|Stress Testing||Ensures that the performance of the software doesn’t degrade when the load increases. In stress testing, the tester subjects the software under heavy loads, such as a high number of requests or stringent memory conditions to verify if it works well.|
|Usability Testing||Measures how usable the software is. This is typically performed with a sample set of end-users, who use the software and provide feedback on how easy or complicated it is to use the software.|
|Security Testing||Now more important than ever. Security testing tries to break a software’s security checks, to gain access to confidential data. Security testing is crucial for web-based applications or any applications that involve money.|
- What are the principles of software testing?
Software testing is governed by seven principles:
- Absence of errors fallacy: Even if the software is 99% bug-free, it is unusable if it does not conform to the user’s requirements. Software needs to be bug-free 99% of the time, and it must also meet all customer requirements.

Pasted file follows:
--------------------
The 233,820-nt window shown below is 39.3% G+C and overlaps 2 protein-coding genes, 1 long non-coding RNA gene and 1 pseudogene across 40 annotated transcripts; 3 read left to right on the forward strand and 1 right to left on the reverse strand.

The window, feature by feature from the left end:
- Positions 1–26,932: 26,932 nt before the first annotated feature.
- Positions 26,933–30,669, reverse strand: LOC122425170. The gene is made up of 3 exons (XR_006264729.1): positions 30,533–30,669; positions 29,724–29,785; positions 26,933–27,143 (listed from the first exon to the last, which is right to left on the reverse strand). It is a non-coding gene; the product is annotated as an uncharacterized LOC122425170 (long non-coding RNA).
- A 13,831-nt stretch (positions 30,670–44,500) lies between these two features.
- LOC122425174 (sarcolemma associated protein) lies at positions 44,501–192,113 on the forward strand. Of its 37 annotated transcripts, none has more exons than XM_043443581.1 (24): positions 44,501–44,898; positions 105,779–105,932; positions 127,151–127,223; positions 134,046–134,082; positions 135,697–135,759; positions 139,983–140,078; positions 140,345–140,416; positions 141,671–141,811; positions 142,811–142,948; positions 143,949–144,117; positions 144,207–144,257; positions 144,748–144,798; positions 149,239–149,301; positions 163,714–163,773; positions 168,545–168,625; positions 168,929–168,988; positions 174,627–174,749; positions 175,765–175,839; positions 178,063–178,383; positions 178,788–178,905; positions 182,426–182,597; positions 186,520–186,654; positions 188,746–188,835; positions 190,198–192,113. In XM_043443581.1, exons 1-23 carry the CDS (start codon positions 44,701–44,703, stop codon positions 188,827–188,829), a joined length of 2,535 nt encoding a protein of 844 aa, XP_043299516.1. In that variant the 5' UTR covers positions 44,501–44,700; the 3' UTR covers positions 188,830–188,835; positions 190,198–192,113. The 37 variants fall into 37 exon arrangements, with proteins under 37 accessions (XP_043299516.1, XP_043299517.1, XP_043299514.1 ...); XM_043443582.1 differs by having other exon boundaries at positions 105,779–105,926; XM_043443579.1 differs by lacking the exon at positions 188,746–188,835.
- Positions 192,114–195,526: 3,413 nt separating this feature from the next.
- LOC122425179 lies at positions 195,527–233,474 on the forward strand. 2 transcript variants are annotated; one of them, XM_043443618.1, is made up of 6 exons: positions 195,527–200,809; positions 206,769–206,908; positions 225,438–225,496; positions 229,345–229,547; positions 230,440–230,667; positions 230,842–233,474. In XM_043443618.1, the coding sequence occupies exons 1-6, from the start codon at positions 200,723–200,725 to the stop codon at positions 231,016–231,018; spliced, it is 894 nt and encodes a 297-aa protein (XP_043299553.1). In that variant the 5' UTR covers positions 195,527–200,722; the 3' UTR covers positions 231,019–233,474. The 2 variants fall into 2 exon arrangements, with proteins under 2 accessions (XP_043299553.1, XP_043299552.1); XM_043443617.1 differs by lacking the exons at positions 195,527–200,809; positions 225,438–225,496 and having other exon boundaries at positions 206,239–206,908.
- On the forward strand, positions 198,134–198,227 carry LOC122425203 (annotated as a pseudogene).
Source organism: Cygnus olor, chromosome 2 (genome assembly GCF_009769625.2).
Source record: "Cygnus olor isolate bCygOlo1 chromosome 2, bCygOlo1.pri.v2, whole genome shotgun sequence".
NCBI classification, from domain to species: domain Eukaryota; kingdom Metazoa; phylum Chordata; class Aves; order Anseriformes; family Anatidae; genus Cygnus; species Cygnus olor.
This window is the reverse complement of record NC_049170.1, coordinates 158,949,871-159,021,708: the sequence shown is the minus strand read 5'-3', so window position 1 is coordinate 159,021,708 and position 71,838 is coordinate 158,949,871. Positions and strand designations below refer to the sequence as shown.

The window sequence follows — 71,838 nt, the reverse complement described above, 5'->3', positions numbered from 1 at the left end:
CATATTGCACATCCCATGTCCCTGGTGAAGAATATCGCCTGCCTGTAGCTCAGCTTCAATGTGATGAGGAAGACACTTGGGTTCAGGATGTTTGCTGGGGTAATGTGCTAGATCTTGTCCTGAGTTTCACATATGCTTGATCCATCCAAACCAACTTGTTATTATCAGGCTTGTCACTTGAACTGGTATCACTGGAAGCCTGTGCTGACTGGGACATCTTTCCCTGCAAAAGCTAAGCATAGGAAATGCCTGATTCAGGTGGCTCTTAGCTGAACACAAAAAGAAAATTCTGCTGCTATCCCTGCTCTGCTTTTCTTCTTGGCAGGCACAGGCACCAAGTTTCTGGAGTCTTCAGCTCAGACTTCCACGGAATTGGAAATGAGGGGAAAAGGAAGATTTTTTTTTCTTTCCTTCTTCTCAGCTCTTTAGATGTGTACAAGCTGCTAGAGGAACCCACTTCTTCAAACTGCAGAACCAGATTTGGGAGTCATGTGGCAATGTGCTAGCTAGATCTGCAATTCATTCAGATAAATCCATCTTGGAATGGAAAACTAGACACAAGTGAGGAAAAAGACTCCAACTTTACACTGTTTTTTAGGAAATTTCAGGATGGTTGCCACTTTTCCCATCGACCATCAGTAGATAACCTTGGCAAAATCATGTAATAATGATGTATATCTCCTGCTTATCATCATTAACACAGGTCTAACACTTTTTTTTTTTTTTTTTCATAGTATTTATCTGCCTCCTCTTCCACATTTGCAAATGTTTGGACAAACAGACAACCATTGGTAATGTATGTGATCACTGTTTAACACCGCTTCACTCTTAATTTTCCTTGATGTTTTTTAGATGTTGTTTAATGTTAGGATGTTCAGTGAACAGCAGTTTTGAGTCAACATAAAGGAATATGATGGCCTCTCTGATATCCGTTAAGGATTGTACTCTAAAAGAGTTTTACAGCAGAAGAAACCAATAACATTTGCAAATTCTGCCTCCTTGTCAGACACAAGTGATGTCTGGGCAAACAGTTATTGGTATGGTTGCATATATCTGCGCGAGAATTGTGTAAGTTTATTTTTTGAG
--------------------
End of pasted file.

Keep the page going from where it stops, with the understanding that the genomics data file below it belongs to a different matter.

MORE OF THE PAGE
- Testing shows the presence of errors: Testing can verify the presence of defects in software, but it cannot guarantee that the software is defect-free. Testing can minimize the number of defects, but it can’t remove them all.
- Exhaustive testing is not possible: The software cannot be tested exhaustively, which means all possible test cases cannot be covered. Testing can only be done with a select few test cases, and it’s assumed that the software will produce the right output in all cases. Taking the software through every test case will cost more, take more effort, etc., which makes it impractical.
- Defect clustering: The majority of defects are typically found in a small number of modules in a project. According to the Pareto Principle, 80% of software defects arise from 20% of modules.